Traverse City High School - Pines Yearbook (Traverse City, MI)

 - Class of 1900

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Traverse City High School - Pines Yearbook (Traverse City, MI) online yearbook collection, 1900 Edition, Cover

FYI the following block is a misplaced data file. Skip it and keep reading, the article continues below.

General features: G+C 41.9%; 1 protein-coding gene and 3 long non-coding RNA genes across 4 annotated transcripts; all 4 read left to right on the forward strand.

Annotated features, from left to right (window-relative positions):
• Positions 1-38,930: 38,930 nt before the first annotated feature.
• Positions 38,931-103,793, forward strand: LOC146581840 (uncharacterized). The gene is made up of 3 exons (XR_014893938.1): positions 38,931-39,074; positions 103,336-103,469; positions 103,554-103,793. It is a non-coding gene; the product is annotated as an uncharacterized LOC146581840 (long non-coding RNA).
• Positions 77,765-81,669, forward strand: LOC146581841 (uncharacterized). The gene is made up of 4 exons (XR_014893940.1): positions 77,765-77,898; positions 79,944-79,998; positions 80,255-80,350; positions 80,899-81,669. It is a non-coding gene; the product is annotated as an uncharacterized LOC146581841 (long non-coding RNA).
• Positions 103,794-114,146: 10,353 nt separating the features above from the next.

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Text from Pages 1 - 198 of the 1900 volume: